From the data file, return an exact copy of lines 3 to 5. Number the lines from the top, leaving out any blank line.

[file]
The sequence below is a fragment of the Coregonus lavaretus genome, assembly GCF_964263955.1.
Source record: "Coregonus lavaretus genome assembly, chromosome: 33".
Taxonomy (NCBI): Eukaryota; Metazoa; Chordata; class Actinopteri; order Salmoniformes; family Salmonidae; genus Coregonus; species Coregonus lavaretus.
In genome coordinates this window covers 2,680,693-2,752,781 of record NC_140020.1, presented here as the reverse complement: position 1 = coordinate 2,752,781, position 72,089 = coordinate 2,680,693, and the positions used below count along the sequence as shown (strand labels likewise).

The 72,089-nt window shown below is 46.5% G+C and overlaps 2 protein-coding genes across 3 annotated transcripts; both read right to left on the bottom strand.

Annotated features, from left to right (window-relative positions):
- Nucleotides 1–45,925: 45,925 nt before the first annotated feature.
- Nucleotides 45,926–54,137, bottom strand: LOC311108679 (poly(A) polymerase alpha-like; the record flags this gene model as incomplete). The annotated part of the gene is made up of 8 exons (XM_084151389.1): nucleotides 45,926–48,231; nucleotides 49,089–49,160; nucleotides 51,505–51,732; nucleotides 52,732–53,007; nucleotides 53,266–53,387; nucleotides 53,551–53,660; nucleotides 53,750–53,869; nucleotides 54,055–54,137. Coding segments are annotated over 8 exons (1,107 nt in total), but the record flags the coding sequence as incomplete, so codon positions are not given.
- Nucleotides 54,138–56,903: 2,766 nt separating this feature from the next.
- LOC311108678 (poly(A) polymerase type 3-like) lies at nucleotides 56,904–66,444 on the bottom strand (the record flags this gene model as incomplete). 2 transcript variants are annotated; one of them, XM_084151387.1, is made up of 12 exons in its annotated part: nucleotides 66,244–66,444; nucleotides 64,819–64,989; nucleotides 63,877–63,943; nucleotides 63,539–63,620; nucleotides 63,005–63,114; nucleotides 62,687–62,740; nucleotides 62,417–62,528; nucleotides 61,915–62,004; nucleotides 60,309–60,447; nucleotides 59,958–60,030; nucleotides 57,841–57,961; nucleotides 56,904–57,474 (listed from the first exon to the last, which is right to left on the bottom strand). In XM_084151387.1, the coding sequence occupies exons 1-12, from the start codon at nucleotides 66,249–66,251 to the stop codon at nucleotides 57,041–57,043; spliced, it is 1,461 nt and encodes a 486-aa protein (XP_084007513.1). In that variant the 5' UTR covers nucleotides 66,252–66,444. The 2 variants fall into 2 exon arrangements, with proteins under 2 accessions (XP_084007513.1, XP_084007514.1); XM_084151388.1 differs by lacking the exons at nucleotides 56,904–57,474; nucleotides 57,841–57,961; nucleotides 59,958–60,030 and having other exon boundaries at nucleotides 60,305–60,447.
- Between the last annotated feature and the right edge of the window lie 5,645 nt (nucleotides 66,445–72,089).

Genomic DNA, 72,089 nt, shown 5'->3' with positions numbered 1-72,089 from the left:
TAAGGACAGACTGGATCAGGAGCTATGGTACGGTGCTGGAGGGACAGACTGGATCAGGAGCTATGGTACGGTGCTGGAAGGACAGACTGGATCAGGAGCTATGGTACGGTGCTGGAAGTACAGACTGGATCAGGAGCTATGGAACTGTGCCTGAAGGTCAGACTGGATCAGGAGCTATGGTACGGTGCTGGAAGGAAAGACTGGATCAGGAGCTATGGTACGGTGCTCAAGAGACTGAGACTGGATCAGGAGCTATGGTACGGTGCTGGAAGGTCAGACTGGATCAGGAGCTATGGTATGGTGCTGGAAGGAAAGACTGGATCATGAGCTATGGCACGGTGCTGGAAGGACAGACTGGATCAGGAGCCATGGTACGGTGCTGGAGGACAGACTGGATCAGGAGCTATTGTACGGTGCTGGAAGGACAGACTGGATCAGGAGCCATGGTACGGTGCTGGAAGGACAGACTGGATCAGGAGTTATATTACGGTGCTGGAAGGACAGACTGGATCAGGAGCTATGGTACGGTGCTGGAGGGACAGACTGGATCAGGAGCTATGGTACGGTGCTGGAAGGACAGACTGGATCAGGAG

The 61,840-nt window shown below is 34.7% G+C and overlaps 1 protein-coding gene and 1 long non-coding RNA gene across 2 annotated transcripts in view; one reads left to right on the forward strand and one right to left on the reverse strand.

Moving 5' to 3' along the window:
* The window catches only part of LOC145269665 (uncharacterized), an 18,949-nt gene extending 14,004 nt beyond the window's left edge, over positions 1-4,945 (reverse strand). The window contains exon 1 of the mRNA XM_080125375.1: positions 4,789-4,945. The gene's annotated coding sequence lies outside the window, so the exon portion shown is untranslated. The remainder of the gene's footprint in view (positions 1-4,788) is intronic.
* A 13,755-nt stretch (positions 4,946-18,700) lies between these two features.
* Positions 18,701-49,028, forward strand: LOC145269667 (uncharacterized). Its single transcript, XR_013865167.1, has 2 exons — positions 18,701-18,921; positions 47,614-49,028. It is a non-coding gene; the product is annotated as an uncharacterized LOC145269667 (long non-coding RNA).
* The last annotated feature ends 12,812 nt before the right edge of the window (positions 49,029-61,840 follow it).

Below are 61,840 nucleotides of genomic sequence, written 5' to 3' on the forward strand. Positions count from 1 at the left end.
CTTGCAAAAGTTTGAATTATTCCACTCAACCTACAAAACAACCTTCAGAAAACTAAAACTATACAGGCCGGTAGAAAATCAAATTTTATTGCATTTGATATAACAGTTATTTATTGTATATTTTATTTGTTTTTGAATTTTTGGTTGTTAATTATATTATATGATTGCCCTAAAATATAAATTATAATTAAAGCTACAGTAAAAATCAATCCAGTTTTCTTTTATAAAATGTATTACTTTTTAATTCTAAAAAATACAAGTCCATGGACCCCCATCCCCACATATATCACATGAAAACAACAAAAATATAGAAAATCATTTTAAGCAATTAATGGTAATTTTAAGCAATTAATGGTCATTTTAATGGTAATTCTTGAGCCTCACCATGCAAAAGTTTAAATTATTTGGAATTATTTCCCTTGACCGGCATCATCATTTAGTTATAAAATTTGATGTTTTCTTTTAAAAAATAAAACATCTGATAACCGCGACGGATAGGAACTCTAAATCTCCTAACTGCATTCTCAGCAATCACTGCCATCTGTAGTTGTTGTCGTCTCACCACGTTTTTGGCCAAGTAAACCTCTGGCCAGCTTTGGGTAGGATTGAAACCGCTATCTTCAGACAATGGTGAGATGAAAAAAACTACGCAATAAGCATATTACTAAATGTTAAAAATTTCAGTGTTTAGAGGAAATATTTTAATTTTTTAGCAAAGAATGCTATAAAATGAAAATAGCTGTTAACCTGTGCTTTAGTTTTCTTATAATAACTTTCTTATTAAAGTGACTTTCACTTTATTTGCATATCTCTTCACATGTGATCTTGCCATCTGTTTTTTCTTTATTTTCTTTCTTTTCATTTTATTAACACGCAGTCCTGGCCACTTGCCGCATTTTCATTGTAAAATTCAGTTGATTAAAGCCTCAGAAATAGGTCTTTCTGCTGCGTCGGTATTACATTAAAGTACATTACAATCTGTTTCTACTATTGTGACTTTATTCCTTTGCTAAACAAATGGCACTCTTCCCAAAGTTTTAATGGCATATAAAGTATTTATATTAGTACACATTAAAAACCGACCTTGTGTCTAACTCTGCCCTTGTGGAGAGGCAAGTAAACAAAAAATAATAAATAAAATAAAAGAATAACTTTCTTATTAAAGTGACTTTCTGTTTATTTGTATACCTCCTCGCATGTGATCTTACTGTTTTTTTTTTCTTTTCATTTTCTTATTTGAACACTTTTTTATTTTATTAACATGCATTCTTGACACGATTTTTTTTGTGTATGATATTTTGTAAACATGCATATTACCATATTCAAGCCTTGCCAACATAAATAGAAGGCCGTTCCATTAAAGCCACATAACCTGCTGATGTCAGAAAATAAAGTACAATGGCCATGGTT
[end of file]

Taxonomy (NCBI): Eukaryota; Metazoa; Chordata; class Actinopteri; order Salmoniformes; family Salmonidae; genus Coregonus; species Coregonus lavaretus.
In genome coordinates this window covers 2,680,693-2,752,781 of record NC_140020.1, presented here as the reverse complement: position 1 = coordinate 2,752,781, position 72,089 = coordinate 2,680,693, and the positions used below count along the sequence as shown (strand labels likewise).

The 72,089-nt window shown below is 46.5% G+C and overlaps 2 protein-coding genes across 3 annotated transcripts; both read right to left on the bottom strand.